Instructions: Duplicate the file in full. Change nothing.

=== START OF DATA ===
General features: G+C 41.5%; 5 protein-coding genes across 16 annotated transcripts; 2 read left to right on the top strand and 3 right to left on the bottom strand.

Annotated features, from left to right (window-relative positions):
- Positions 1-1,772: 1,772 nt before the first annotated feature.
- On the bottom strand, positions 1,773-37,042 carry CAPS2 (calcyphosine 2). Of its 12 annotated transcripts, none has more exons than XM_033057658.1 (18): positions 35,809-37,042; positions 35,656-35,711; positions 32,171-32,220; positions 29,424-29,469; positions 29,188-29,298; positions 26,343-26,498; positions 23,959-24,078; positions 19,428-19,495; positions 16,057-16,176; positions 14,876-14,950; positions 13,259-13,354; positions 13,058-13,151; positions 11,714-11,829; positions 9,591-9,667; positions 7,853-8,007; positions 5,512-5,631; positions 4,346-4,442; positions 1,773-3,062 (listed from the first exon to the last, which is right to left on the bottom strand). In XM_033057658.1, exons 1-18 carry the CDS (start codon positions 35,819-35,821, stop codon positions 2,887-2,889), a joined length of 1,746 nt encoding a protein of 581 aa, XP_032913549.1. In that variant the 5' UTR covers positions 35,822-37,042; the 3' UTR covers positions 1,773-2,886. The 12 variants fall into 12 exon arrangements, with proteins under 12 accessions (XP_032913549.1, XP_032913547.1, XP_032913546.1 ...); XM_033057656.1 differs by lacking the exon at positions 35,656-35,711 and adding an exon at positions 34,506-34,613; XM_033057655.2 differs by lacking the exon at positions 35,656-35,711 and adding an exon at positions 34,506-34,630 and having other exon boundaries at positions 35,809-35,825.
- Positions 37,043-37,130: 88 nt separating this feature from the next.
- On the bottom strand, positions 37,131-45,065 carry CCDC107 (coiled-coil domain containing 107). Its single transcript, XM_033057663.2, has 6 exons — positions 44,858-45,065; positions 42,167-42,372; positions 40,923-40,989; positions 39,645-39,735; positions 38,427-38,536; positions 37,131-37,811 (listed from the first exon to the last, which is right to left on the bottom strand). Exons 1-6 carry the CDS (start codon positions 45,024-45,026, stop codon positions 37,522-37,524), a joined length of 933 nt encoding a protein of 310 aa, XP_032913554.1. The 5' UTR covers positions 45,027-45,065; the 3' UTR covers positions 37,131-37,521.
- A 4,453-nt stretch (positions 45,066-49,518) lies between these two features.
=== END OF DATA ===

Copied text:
General features: G+C 41.5%; 5 protein-coding genes across 16 annotated transcripts; 2 read left to right on the top strand and 3 right to left on the bottom strand.

Annotated features, from left to right (window-relative positions):
- Positions 1-1,772: 1,772 nt before the first annotated feature.
- On the bottom strand, positions 1,773-37,042 carry CAPS2 (calcyphosine 2). Of its 12 annotated transcripts, none has more exons than XM_033057658.1 (18): positions 35,809-37,042; positions 35,656-35,711; positions 32,171-32,220; positions 29,424-29,469; positions 29,188-29,298; positions 26,343-26,498; positions 23,959-24,078; positions 19,428-19,495; positions 16,057-16,176; positions 14,876-14,950; positions 13,259-13,354; positions 13,058-13,151; positions 11,714-11,829; positions 9,591-9,667; positions 7,853-8,007; positions 5,512-5,631; positions 4,346-4,442; positions 1,773-3,062 (listed from the first exon to the last, which is right to left on the bottom strand). In XM_033057658.1, exons 1-18 carry the CDS (start codon positions 35,819-35,821, stop codon positions 2,887-2,889), a joined length of 1,746 nt encoding a protein of 581 aa, XP_032913549.1. In that variant the 5' UTR covers positions 35,822-37,042; the 3' UTR covers positions 1,773-2,886. The 12 variants fall into 12 exon arrangements, with proteins under 12 accessions (XP_032913549.1, XP_032913547.1, XP_032913546.1 ...); XM_033057656.1 differs by lacking the exon at positions 35,656-35,711 and adding an exon at positions 34,506-34,613; XM_033057655.2 differs by lacking the exon at positions 35,656-35,711 and adding an exon at positions 34,506-34,630 and having other exon boundaries at positions 35,809-35,825.
- Positions 37,043-37,130: 88 nt separating this feature from the next.
- On the bottom strand, positions 37,131-45,065 carry CCDC107 (coiled-coil domain containing 107). Its single transcript, XM_033057663.2, has 6 exons — positions 44,858-45,065; positions 42,167-42,372; positions 40,923-40,989; positions 39,645-39,735; positions 38,427-38,536; positions 37,131-37,811 (listed from the first exon to the last, which is right to left on the bottom strand). Exons 1-6 carry the CDS (start codon positions 45,024-45,026, stop codon positions 37,522-37,524), a joined length of 933 nt encoding a protein of 310 aa, XP_032913554.1. The 5' UTR covers positions 45,027-45,065; the 3' UTR covers positions 37,131-37,521.
- A 4,453-nt stretch (positions 45,066-49,518) lies between these two features.